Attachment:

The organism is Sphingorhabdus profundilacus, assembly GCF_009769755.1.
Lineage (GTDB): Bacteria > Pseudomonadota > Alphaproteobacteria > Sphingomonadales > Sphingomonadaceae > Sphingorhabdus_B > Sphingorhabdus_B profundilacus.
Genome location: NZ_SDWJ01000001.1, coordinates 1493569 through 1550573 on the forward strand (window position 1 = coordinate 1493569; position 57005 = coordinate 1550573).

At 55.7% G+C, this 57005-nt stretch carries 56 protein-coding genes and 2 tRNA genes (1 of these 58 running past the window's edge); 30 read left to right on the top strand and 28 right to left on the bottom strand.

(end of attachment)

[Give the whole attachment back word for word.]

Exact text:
The organism is Sphingorhabdus profundilacus, assembly GCF_009769755.1.
Lineage (GTDB): Bacteria > Pseudomonadota > Alphaproteobacteria > Sphingomonadales > Sphingomonadaceae > Sphingorhabdus_B > Sphingorhabdus_B profundilacus.
Genome location: NZ_SDWJ01000001.1, coordinates 1493569 through 1550573 on the forward strand (window position 1 = coordinate 1493569; position 57005 = coordinate 1550573).

At 55.7% G+C, this 57005-nt stretch carries 56 protein-coding genes and 2 tRNA genes (1 of these 58 running past the window's edge); 30 read left to right on the top strand and 28 right to left on the bottom strand.